Production Technical Theatre

Small Budgets: Doing so Much with so Little in a Drama Program

Written by Lindsay Price

Episode 127:  Small Budgets: Doing so Much with so Little

For many drama teachers the dwindling production budget is an ongoing struggle. How do you put up a full production with limited funds? Beth Goodwin has the double whammy she works in a small school with a small budget. And yet her visuals are consistently stunning. Listen in to find out how she does it!

Show Notes

127 Alice

2011 State Class B Drama Finals

Episode Transcript

Welcome to TFP – The Theatrefolk Podcast – the place to be for Drama teachers, Drama students, and theatre educators everywhere.

I’m Lindsay Price, resident playwright for Theatrefolk.

Hello! I hope you’re well. Thanks for listening.

Welcome to Episode 127.

You can find any links for this episode in the show notes at theatrefolk.com/episode127.

So, today, Beth Goodwin is who we’re going to talk to and she is a guidance secretary with a love of theatre. She’s been putting on plays for 16 years at her school and we’ve been lucky enough that she’s done a lot of ours, and I say “lucky” because her production pictures are stunning. I’m going to include a couple in the show notes. They are filled with color. They are filled with vision. The pictures make the plays come to life and I can only imagine what it’s like to be there in person.

After seeing the latest pictures, I wanted to talk to Beth, and that’s when I learned that what she does is she is in a small school and she has a small budget and I was doubly amazed by what I saw. I know this is something that a lot of you who are listening can relate to – small school, small budget. Even if you are in a big school, you might have a very tiny budget. How do you create visuals on a budget?

So, let’s hear what Beth has to say about that.

LINDSAY: All right! Hello everyone! I am thrilled to be talking to Beth Goodwin today. Hello, Beth!

BETH: Hi.

LINDSAY: How are you?

BETH: I’m fine.

LINDSAY: Good, good, good. Tell everyone where in the world you are.

BETH: Well, we are in Corinth, Maine. This is Central High School and we’re a little northeast of Bangor.

LINDSAY: So, are you a Stephen King fan or not?

BETH: Hmm. I won’t say anything.

LINDSAY: You’ll defer? You’ll defer?

BETH: Yeah, horror stuff is not my cup of tea.

LINDSAY: Now, you have been doing plays for a long time at your school.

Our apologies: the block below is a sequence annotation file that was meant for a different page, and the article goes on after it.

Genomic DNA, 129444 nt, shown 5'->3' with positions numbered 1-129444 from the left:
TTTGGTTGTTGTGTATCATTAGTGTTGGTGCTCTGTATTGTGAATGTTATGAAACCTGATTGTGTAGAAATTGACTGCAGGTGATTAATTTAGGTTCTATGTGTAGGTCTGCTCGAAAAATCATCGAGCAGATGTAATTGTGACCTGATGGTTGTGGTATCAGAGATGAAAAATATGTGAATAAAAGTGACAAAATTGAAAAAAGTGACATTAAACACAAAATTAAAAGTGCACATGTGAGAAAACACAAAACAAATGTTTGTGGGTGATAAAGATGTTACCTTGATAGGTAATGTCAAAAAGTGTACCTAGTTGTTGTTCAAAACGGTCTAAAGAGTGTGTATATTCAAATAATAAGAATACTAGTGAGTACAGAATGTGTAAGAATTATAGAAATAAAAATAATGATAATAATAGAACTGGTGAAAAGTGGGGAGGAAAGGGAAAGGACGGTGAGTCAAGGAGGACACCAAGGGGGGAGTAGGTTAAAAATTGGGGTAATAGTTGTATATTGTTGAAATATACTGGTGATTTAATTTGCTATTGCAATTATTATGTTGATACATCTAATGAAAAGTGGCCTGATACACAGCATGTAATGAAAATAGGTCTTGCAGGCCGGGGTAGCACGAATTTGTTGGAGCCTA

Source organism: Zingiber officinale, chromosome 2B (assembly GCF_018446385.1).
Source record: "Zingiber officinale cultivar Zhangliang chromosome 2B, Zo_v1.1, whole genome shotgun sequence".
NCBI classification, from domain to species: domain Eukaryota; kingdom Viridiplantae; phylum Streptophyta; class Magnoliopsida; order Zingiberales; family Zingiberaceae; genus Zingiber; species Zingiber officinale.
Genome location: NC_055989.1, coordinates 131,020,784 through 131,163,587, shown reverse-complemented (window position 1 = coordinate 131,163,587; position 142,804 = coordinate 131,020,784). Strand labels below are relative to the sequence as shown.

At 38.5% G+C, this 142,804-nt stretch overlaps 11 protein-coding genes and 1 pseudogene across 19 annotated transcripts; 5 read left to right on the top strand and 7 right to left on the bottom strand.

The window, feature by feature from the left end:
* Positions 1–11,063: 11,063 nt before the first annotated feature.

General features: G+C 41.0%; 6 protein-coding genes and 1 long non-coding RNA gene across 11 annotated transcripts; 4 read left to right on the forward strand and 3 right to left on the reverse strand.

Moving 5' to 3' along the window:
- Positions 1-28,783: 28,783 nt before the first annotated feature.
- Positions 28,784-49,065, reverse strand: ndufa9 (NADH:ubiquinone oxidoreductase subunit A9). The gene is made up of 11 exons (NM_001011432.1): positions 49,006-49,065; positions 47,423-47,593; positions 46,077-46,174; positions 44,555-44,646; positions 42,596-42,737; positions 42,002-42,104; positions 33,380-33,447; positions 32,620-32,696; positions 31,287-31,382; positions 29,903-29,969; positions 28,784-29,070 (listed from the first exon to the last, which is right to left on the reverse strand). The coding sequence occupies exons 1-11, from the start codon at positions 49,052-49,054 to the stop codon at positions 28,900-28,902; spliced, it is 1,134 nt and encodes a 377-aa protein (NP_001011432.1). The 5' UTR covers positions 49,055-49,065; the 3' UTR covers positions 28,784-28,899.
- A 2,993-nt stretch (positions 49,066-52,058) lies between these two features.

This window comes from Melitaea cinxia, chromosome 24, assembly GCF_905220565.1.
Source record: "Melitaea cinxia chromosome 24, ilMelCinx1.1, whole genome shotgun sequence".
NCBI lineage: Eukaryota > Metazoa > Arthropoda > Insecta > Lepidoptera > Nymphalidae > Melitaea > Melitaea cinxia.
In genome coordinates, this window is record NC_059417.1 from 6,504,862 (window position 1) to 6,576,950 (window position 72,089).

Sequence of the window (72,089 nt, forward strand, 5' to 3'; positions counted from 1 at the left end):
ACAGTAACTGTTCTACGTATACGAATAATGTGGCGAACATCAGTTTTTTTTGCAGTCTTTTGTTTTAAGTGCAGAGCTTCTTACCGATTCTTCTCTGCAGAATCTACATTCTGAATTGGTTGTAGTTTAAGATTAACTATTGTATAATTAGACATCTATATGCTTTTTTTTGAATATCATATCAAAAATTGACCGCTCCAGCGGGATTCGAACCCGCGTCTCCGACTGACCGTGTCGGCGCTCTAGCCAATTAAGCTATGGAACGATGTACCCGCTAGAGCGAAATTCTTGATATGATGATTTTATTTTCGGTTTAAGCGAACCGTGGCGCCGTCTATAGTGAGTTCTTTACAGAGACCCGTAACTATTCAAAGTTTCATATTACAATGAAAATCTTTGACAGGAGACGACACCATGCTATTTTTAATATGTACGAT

BETH: Yeah, since 2000.

LINDSAY: I was looking back; you’ve been a long-time customer of ours. That’s how we know who you are.

BETH: Good!

LINDSAY: We’re stalking you. No, no, no, of course not. Where we have really been blown away is with the pictures that you have sent us from your shows because they’re so colorful and visual. And so, we’re going to talk about, first of all, how you do that and, one thing you shared with me is that you come from a pretty small school.

BETH: Yes.

LINDSAY: What’s your size?

BETH: It’s about 370, I think.

LINDSAY: In total?

BETH: Yes.

LINDSAY: Okay, and how many kids do you usually get involved in your productions?

BETH: Well, for Drama Club itself, I have about 60 kids.

LINDSAY: That’s awesome.

BETH: Yeah. Usually, for plays, I try and do larger casts because I want, you know, as many kids involved as can be. So, it’s usually anywhere from 20 to 30.

LINDSAY: That’s really cool. And then, also, that you have a small school and you also work with a pretty small budget or a small budget.

BETH: Yes.

LINDSAY: So, that’s something I know a lot of people that are listening are going to be interested in. So, now, you’re not a Drama teacher?

BETH: Not a teacher, no. Just the director.

LINDSAY: Well, not “just.”

BETH: I’m guidance secretary.

LINDSAY: And so, how did you get involved with running the Drama Club?

BETH: Well, back in 2000, I was asked if I’d like to do a one-act play and I said, “Sure.”

LINDSAY: Why did they ask you?

BETH: Ah, I don’t know. Maybe I’m a character? I don’t know. I’m not sure why, but he did and it took off from there. And then, a year later, we got a new principal and he said, “I’d really like to start a Drama Club. Would you be interested in doing that?” and I said, “Sure.” So, it took a couple of years to get everything in place for that and that started in 2003. So, we’re quite young.

LINDSAY: But on-going, like, I think that’s pretty awesome. And now, what made you say yes?

BETH: Because, if I had another life, that would be what I’d want to do – acting or costume design, interior design, things like that.

LINDSAY: Did you do Drama in high school?

BETH: I did.

LINDSAY: Did that leave a mark in some way, do you think?